Driver and Vehicle Licensing Agency

Driver and Vehicle Licensing Agency
DVLA.svg
overview
Jurisdiction United Kingdom
Minister responsible Mike Penning MP, Parliamentary Under-Secretary of State
executive Simon Tse, Chief Executive, Driver and Vehicle Licensing Agency
Parent Department for Transport
Website
dft.gov.uk/dvla
DVLA headquarters in Swansea

The Driver and Vehicle Licensing Agency (DVLA; Welsh: Asiantaeth Trwyddedu Gyrwyr a Cherbydau) is the organisation of the UK Government responsible for maintaining a database of drivers and a database of vehicles in Great Britain; its counterpart in Northern Ireland is the Driver & Vehicle Agency (DVA). The agency issues driving licences, organises collection of vehicle excise duty (also known as road tax and road fund licence) and sells private number plates.

The DVLA is an executive agency of the Department for Transport; the responsibility of which rests with one of the department's ministerial team - the current minister responsible being Mike Penning, MP. The current acting Chief Executive of the agency is Simon Tse, replacing Noel Shanahan who was appointed in 2007[1] and moved to the DfT in May 2010.

The DVLA is based in Swansea, south Wales, with a prominent 16 storey building in Clase and offices in Swansea Vale. It was previously known as the Driver and Vehicle Licensing Centre (DVLC). The agency also has a network of offices around Great Britain, known as the Local Office Network.

DVLA introduced Electronic Vehicle Licensing (EVL) in 2004[2] with customers now being able to pay vehicle excise duty online and by phone. However, customers still have the option to tax their vehicles via the Post Office.

The DVLA is also incorrectly assumed to endorse driving licences with penalty points, the DVLA has no legal power to convict a motorist of a driving offence, if the licence is surrendered to the police for an endorsable offence the licence is sent to the magistrates court in the county the offence was committed in, endorsed and returned to the driver, DVLA's database is updated electronically by the magistrates court and will only request the licence if the driver has failed to produce it to the magistrates, either through the police, a fixed penalty ticket or summons.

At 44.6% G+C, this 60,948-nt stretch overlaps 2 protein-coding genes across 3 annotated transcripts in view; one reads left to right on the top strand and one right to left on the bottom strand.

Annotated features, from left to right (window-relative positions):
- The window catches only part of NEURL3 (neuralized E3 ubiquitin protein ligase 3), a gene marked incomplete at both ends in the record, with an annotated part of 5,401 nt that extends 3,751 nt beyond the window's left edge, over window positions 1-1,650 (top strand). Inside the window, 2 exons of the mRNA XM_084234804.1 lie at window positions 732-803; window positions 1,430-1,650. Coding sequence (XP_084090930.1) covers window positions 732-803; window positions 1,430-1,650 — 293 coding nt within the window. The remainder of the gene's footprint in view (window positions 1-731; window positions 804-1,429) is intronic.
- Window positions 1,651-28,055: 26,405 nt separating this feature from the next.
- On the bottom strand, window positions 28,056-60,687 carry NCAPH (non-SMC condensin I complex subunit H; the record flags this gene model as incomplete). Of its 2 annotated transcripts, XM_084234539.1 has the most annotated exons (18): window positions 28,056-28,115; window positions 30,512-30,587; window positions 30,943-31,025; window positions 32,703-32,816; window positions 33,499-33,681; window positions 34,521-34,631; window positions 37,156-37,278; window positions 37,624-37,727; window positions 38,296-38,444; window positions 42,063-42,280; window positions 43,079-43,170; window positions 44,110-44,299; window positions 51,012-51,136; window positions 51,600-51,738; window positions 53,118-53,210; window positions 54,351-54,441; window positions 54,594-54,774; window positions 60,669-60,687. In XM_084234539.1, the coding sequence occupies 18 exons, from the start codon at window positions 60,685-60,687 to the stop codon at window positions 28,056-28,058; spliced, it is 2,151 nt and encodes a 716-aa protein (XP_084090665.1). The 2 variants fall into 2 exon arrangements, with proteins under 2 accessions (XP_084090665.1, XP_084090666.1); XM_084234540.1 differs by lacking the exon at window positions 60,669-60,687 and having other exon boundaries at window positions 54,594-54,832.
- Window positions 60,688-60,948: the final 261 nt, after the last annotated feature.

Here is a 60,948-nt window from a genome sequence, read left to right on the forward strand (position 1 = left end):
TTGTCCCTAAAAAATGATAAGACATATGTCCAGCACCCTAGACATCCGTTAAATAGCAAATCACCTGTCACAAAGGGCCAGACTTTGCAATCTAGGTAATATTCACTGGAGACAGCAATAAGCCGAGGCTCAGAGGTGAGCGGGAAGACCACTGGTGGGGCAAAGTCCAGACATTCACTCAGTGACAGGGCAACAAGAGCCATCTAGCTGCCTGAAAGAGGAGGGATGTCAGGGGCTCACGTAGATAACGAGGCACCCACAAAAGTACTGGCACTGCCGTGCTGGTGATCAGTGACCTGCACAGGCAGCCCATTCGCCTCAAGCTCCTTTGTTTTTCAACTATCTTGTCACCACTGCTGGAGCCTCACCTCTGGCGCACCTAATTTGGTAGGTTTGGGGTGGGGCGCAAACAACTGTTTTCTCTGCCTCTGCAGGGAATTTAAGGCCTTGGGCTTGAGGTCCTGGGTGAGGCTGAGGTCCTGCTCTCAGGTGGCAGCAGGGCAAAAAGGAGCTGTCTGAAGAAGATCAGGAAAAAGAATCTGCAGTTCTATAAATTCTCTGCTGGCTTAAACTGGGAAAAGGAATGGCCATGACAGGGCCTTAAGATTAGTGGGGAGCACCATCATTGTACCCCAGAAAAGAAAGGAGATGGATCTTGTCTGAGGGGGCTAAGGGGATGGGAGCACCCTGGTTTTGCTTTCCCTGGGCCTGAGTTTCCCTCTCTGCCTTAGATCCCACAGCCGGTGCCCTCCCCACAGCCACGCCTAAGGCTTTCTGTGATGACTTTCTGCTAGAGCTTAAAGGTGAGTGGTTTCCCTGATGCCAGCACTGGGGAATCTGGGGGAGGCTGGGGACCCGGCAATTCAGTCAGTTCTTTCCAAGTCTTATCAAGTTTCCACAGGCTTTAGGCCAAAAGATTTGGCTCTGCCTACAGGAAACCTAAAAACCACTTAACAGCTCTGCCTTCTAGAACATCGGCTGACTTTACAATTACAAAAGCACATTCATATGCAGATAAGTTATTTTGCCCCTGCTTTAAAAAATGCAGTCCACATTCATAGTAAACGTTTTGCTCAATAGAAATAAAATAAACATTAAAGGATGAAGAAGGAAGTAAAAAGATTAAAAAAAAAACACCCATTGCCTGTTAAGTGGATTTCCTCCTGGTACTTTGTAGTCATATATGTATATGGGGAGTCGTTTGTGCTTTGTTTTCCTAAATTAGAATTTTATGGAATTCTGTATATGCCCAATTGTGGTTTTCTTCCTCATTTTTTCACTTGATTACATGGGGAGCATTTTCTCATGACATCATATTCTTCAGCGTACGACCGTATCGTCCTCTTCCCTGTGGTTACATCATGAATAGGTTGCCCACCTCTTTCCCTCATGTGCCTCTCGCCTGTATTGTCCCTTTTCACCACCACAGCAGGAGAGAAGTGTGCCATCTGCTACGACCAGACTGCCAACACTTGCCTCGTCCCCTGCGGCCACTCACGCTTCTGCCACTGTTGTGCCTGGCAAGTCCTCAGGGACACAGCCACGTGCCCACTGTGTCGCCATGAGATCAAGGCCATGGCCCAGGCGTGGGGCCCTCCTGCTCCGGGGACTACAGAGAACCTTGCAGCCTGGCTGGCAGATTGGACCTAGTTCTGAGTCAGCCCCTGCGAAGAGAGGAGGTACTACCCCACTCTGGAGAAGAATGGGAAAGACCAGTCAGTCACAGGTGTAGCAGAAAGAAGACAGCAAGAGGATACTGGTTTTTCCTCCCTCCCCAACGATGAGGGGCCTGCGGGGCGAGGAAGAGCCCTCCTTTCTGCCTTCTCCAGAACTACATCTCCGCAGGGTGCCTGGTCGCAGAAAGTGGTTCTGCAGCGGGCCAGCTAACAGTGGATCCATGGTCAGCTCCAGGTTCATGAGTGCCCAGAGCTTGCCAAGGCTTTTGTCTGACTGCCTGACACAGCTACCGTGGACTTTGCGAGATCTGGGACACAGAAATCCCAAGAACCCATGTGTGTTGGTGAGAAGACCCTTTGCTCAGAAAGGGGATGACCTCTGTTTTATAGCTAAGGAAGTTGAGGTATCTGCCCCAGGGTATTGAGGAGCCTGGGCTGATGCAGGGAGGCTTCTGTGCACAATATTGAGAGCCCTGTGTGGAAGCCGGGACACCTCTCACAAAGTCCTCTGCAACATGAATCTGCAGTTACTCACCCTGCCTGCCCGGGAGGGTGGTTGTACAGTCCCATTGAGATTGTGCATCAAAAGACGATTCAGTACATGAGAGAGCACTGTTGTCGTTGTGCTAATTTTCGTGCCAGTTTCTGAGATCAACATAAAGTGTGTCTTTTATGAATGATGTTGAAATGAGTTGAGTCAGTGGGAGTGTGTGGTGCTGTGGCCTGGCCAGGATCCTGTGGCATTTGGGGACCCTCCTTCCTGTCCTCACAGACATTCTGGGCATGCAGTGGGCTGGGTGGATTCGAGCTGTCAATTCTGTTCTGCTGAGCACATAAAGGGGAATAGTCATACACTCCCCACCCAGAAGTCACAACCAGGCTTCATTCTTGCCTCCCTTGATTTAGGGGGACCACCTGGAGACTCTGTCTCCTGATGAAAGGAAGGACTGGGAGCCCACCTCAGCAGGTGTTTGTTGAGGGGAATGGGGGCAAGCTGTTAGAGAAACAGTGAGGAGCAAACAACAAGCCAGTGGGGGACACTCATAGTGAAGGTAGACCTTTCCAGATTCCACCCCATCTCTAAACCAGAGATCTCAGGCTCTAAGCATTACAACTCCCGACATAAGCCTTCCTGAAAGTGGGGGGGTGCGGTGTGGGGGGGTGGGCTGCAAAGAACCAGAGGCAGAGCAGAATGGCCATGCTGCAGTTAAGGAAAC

Contents

DVLA database

The vehicle register held by DVLA is used in many ways. For example, by the DVLA itself to identify untaxed vehicles, and by outside agencies to identify keepers of cars entering central London who have not paid the congestion charge, or who exceed speed limits on a road that has speed cameras by matching the cars to their keepers utilising the DVLA database. The current DVLA vehicle register was built by EDS under a £5 million contract signed in 1996, with a planned implementation date on October 1998, though actual implementation was delayed by a year. It uses a client–server architecture and uses the vehicle identification number, rather than the registration plate, as the primary key to track vehicles, eliminating the possibility of having multiple registrations for a single vehicle.

The Vehicle Identity Check (VIC) was introduced to help reduce vehicle crime. It is intended to deter criminals from disguising stolen cars with the identity of written off or scrapped vehicles.

When an insurance company writes off a car, the registration document (V5 logbook) is surrendered to them and destroyed. The insurance company will then notify the Driver and Vehicle Licensing Agency (DVLA) that the vehicle has been written off. This notification will set a 'VIC marker' on the vehicle record on the DVLA database.

DVLA database records are used by commercial vehicle check companies to offer a comprehensive individual car check to prospective purchasers.